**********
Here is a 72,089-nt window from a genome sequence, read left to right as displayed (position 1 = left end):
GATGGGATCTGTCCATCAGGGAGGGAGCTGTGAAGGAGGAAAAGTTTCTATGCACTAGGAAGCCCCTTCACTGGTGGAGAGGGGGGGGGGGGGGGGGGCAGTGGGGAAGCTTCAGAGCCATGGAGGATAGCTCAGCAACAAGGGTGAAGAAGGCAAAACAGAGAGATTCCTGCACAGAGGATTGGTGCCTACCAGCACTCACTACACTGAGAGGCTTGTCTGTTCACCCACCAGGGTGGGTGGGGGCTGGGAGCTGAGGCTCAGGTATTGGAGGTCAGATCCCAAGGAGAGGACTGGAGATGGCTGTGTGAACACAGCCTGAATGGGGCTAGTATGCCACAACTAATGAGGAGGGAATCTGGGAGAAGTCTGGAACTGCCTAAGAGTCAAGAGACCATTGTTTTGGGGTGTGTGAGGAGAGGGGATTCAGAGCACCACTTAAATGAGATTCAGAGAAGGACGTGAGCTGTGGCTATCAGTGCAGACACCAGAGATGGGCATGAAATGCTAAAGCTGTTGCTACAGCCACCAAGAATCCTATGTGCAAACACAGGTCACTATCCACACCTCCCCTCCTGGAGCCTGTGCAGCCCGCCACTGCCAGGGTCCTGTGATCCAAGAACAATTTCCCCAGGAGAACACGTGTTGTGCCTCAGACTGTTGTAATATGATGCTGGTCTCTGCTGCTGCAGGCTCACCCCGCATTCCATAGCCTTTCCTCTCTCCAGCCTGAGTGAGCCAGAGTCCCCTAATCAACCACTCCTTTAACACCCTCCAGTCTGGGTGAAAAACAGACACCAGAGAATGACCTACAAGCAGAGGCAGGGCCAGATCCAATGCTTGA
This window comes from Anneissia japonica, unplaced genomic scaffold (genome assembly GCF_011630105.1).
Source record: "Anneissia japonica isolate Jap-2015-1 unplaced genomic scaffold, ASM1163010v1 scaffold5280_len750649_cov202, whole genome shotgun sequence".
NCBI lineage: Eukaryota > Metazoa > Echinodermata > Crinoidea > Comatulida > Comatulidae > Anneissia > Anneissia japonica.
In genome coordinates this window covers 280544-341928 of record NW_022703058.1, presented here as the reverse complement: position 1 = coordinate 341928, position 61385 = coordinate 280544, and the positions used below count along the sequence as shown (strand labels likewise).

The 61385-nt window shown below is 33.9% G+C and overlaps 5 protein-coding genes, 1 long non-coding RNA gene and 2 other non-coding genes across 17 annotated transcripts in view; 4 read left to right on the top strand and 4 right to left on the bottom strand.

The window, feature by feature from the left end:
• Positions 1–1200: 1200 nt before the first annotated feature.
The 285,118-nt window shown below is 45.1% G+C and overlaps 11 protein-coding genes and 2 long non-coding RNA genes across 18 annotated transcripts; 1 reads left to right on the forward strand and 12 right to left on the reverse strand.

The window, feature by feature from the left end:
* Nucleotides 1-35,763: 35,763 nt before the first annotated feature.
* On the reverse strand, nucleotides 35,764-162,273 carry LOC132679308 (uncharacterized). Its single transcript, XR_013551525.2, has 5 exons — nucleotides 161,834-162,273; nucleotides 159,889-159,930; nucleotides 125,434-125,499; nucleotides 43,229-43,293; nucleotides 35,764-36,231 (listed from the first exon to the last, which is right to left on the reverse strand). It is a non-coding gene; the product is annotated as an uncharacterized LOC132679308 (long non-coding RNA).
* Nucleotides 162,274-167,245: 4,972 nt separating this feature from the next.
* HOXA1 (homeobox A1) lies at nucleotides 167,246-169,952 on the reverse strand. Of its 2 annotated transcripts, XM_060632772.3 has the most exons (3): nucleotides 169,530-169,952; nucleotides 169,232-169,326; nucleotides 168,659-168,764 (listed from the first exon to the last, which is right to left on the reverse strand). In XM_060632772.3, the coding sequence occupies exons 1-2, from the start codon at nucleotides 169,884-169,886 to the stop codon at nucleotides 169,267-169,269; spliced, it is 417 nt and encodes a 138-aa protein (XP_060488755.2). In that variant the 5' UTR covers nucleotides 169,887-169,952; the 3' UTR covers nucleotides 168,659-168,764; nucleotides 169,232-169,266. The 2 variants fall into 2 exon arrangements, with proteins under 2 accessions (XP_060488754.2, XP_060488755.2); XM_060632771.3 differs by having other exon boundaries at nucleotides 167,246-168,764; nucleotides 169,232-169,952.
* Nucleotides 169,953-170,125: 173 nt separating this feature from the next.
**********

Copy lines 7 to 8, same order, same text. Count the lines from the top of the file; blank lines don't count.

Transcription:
The 61385-nt window shown below is 33.9% G+C and overlaps 5 protein-coding genes, 1 long non-coding RNA gene and 2 other non-coding genes across 17 annotated transcripts in view; 4 read left to right on the top strand and 4 right to left on the bottom strand.

The window, feature by feature from the left end: